Theresa May's problems of her own making says DUP as EU leaders openly critical of May's negotiation strategy

 British Prime Minister Theresa May arrives for an EU summit in Belgium on December 14 2018. Picture by Alastair Grant, AP
Digital Staff and Press Association

THE EU reaction to British Prime Minister Theresa May's attempts to win fresh concessions "is unsurprising" and she must now "stand up them", according to the DUP.

Theresa May is under mounting political pressure after EU leaders rejected her attempts to win concessions to the agreed Brexit deal and openly criticised her negotiating strategy.

The prime minister went to Brussels seeking a way to get the Withdrawal Agreement through a heavily divided Commons, insisting she could do it but had to be able to convince MPs the UK would not find itself tied to the EU indefinitely through the Northern Ireland backstop.

Read more: What is the backstop?

DUP leader Arlene Foster said Mrs May had "promised to get legally binding changes" but had created "a difficulty of the prime minister's own making".

"The key question is whether the prime minister will stand up to them or whether she will roll over as has happened previously," Mrs Foster added.

The prime minister had urged EU27 leaders join her to "work together intensively to get this deal over the line in the best interests of all our people".

But after listening to her appeal, European Council president Donald Tusk said EU leaders had reaffirmed their determination that there could be no renegotiation.

He said they had expressed a "firm determination" to work "speedily" to ensure that there was an agreement on the future relationship in place by the time the transition period ends in December 2020, so the backstop was not needed.

'Our UK friends need to say what they want, instead of asking us to say what we want'

European Commission president Jean-Claude Juncker went further and criticised Mrs May's lack of clarity over what she was seeking from the future relationship.

"Our UK friends need to say what they want, instead of asking us to say what we want," he said.

"So we would like, within a few weeks, our UK friends to set out their expectations for us because this debate is sometimes nebulous and imprecise and I would like clarifications."

He added: "We don't want the UK to think there can be any form of renegotiation, that is crystal clear. We can add clarifications but no real changes.

"There will be no legally binding obligations imposed on the withdrawal treaty."

Day two of the EU summit

Arriving for the second day of the summit, Mrs May went straight into a one-to-one meeting with French President Emmanuel Macron.

Pooled footage from the start of the main summit gathering showed Mrs May apparently engaged in a tense exchange of views with Mr Juncker, with the prime minister looking visibly angry.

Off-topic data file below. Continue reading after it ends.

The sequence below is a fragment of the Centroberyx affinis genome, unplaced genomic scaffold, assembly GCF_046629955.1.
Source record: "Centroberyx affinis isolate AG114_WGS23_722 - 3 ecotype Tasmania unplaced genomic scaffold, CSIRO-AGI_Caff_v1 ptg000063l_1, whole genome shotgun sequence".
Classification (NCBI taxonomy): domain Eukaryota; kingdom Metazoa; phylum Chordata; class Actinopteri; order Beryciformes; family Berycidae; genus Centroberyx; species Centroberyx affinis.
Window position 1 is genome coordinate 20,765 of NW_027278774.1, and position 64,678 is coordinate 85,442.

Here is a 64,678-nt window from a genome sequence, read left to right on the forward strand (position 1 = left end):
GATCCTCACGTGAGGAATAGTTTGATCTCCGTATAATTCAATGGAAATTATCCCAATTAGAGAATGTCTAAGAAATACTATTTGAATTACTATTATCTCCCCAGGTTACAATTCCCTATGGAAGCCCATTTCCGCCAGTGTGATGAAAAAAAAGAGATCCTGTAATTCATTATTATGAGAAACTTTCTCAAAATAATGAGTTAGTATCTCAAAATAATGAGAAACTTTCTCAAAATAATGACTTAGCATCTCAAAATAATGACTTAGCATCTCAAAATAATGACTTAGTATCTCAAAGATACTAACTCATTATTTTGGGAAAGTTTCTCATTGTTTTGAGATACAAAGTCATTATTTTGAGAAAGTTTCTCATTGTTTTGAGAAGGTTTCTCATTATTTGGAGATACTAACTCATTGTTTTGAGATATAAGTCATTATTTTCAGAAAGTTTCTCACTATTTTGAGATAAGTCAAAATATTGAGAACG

The EU hardball approach appears to leave Mrs May with limited room for manoeuvre during the countdown to the UK's departure on March 29.

Read more: DUP join with former Brexit ministers to pitch alternative deal

Mrs May, who on Wednesday survived a bruising vote of no confidence by Tory MPs, said a package of assurances around the backstop could "change the dynamic" at Westminster.

At the same time, she made clear that a failure by EU leaders to offer concessions risked the collapse of the whole agreement, with the UK leaving in March in a disorderly, no-deal Brexit.

She ended with a highly personal appeal to EU leaders to put their trust in her to deliver on her promises and to give her the political room for manoeuvre she needs.

Czech Europe Minister Ales Chmelar said the meeting had not been bad but that "nobody knew beforehand what would be the solution".

He told BBC Radio 4's Today programme: "I know there was in the room a strong willingness to offer something, but at the same time it would put, most probably, into question the backstop for Ireland.

"It was almost an impossible situation and technically speaking there was not an easy way out."

Shadow Brexit minister Sir Keir Starmer said Mrs May had failed to achieve "meaningful changes" and called for a meaningful vote on the deal before Christmas.

He said: "We cannot go on like this. The prime minister should reinstate the vote on her deal next week and let Parliament take back control."

But Cabinet Office Minister David Lidington rejected this and defended Mrs May's handling of the talks, telling Today: "Anybody who has heard Theresa May in debate, anybody who has heard her around the Cabinet table, knows there is a very clear plan."

He described the talks as "a welcome first step that was the removal of uncertainty" over the EU's intentions, because it had shown it wanted a "speedy UK trade deal" that would remove the need for the backstop in the first place.

 Taoiseach Leo Varadkar arrives at an EU summit in Belgium on December 14 2018. Picture by Geert Vanden Wijngaer, AP

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